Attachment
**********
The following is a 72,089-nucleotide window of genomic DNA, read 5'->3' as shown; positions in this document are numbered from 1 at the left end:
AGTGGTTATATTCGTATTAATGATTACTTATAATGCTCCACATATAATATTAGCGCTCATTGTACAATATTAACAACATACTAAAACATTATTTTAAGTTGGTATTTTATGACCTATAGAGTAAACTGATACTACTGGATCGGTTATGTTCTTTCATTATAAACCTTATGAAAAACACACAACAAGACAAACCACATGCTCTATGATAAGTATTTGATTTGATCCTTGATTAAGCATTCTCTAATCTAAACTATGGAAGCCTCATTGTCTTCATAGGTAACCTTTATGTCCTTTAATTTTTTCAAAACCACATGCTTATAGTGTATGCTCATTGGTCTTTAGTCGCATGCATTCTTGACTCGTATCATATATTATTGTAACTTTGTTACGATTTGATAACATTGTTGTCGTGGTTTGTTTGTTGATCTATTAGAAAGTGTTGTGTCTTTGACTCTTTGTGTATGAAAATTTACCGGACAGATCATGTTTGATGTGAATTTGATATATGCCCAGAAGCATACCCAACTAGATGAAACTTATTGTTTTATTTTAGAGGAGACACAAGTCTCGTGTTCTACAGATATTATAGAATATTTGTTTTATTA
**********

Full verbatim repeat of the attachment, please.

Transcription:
The following is a 72,089-nucleotide window of genomic DNA, read 5'->3' as shown; positions in this document are numbered from 1 at the left end:
AGTGGTTATATTCGTATTAATGATTACTTATAATGCTCCACATATAATATTAGCGCTCATTGTACAATATTAACAACATACTAAAACATTATTTTAAGTTGGTATTTTATGACCTATAGAGTAAACTGATACTACTGGATCGGTTATGTTCTTTCATTATAAACCTTATGAAAAACACACAACAAGACAAACCACATGCTCTATGATAAGTATTTGATTTGATCCTTGATTAAGCATTCTCTAATCTAAACTATGGAAGCCTCATTGTCTTCATAGGTAACCTTTATGTCCTTTAATTTTTTCAAAACCACATGCTTATAGTGTATGCTCATTGGTCTTTAGTCGCATGCATTCTTGACTCGTATCATATATTATTGTAACTTTGTTACGATTTGATAACATTGTTGTCGTGGTTTGTTTGTTGATCTATTAGAAAGTGTTGTGTCTTTGACTCTTTGTGTATGAAAATTTACCGGACAGATCATGTTTGATGTGAATTTGATATATGCCCAGAAGCATACCCAACTAGATGAAACTTATTGTTTTATTTTAGAGGAGACACAAGTCTCGTGTTCTACAGATATTATAGAATATTTGTTTTATTA